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Batteries/Hybrid Plug-in Page 070216
 (February 2007)              Volt Charges Up the Crowd in Detroit
from Electronic Design, Feb 15 2007, p. 23
WWW.ELECTRONICDESIGN.COM

Another plug-in with a 1 Liter recharging IC engine for a 16 KW Lithium-ion battery pack promises 640 mile range with 50 mpg in stand alone mode. If the batteries are recharged for 6.5 hours from the 115 Volt ac grid each night, mileage can jump to 150 mpg. Battery life is anticipated to be 10 years. GM has associations with JC-Saft and others for battery development. (Ed note: Personal experiences with manufacturer stated mpg suggest that real world expectations can be toned down by about 20-25%. No data was presented as to the gasoline equivalent cost of the grid power.)
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 (February 2007)          WHY PLUG-IN CARS WON’T JAM THE GRID
From Business Week, Jan. 15, 2007 p. 75

Plug in hybrids return home each night to recharge from house power. The perception is that with millions of these circuit sippers all topping off, the grid will be overloaded. However, a study from the Pacific Northwest National Labs indicates that because the power is tapped at night when the grid demand is low, the present supply of electricity could meet 84 % of the plug-in demand. The immediate reduction in pollution in major cities would be seen with the shift from petroleum burning to emission free electric propulsion. Still, the electricity comes from a grid which is heavily supplied with coal-fired energy having major global warming contributions. The hope is that as time goes on, the central coal-burning sources would capture and sequester CO2 from these single point sources. (Ed. note: An equally important advantage of the electrically powered plug-ins is that the coal comes from  inside the U.S., softening our balance of payment problems while providing less ‘monetary fuel’ for terrorism.)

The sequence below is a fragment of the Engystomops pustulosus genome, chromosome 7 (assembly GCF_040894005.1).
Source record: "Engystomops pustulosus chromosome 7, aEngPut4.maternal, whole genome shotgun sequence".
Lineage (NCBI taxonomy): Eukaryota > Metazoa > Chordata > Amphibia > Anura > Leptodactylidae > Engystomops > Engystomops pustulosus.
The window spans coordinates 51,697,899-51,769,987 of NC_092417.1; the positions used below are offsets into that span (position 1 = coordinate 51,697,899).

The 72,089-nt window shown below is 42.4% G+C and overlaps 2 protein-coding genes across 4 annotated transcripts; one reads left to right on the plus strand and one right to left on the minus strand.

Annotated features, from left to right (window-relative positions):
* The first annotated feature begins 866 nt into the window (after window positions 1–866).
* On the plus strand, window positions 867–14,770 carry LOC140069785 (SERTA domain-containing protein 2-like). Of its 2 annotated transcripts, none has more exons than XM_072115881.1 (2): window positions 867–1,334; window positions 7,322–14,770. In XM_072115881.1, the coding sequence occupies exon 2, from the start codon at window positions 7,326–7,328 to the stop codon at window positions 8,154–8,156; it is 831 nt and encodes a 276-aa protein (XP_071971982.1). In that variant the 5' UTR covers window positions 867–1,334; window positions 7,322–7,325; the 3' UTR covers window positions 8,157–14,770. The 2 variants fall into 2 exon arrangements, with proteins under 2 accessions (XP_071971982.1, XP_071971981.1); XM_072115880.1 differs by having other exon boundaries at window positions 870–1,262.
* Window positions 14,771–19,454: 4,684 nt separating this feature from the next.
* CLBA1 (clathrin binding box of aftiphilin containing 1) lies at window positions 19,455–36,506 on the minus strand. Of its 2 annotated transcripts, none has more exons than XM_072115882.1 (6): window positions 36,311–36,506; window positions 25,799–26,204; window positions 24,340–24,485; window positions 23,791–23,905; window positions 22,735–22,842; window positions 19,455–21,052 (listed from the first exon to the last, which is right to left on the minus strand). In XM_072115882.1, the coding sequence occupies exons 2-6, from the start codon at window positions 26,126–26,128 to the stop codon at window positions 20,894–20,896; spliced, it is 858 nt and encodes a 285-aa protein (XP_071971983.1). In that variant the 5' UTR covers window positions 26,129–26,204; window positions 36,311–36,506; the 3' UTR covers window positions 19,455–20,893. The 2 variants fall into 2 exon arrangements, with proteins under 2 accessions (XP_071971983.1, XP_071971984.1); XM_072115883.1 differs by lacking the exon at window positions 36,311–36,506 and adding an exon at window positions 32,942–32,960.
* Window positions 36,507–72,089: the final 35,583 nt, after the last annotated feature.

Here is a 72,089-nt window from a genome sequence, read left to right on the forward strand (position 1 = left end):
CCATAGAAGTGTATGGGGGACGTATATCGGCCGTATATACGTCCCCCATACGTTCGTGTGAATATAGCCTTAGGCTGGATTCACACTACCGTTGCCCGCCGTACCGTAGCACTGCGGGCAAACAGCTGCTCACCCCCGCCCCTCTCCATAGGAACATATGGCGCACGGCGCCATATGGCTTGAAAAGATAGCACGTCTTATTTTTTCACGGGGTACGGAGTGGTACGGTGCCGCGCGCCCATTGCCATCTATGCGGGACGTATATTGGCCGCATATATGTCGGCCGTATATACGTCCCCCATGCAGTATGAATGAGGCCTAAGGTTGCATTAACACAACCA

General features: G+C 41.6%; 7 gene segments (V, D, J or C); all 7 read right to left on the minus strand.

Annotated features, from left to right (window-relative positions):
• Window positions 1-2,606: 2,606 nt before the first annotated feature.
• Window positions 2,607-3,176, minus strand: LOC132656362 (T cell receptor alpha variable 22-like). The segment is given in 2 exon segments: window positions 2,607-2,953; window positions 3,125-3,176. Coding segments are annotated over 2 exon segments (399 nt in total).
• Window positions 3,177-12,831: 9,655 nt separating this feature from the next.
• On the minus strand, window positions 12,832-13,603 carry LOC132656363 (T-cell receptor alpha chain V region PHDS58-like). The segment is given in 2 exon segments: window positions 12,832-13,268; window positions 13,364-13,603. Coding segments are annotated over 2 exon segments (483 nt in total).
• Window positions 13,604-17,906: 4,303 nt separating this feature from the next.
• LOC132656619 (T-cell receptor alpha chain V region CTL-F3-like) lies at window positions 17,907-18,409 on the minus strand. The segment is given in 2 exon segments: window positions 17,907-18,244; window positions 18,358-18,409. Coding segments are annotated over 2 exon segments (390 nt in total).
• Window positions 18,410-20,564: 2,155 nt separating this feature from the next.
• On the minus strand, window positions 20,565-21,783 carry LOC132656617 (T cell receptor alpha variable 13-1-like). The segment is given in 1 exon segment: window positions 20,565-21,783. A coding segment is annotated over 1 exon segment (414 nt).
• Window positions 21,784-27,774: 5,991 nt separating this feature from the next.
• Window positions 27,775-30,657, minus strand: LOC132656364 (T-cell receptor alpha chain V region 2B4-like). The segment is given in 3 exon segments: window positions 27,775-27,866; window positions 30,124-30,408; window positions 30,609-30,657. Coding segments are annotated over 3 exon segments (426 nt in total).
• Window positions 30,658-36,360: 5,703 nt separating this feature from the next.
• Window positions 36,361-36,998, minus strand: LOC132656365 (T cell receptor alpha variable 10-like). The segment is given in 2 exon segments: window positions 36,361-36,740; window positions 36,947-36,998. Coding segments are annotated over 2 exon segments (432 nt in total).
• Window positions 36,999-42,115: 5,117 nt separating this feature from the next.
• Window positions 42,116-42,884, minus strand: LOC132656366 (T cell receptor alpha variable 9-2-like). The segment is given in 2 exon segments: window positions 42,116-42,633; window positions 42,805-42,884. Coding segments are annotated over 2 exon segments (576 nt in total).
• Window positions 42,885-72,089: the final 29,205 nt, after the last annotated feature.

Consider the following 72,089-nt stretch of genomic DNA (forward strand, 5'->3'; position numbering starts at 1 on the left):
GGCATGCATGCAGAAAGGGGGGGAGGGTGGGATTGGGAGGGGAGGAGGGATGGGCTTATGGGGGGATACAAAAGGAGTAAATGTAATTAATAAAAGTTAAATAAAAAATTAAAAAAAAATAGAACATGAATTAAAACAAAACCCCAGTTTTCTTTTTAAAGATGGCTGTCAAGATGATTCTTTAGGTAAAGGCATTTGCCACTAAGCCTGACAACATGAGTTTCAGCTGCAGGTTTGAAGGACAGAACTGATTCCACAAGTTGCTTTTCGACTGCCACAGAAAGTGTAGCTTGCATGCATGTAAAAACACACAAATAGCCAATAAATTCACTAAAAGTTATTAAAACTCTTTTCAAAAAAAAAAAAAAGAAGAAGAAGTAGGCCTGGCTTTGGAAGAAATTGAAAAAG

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 (January 2007)  Probably the biggest challenge plug-in hybrids have is the cost and weight of the batteries.  NREL (National Renewable Energy Laboratory) is extensively researching thermal management, modeling, and systems solutions for energy storage technology.  Even at today’s battery costs, however, plug-ins  may be able to repay their costs within a few years.  NREL scientists and engineers also research improved power electronics critical to hybrid efficiency and conduct sophisticated modeling and analysis essential to showing the economic viability of plug-ins while  identifying key areas for improvement.

NREL researchers are also seeking to carry the plug-in hybrid concept a couple of steps further by making the plug-in reversible.  Called a “vehicle-to-grid” or “V2G,” such a two-way plug allows the home and vehicle batteries to meet peak demand, provide grid support services or respond to power outages.  In addition, utilities pay premium rates for peak and backup power and might pay commuters to plug their vehicles in while at work to ensure their employer has high quality power throughout the day.  NREL transportation analysts        are quantifying the potential value of such systems.

Another next step is for a plug-in based renewable community.  Drive home and plug your car into a house that requires little or no electricity and gets most of what it does need from renewable sources.  Such “zero-energy homes” are readily available today -- wouldn’t whole communities of them together with plug-in hybrids be the perfect model for the future?  (All information is from NREL.)                                      BD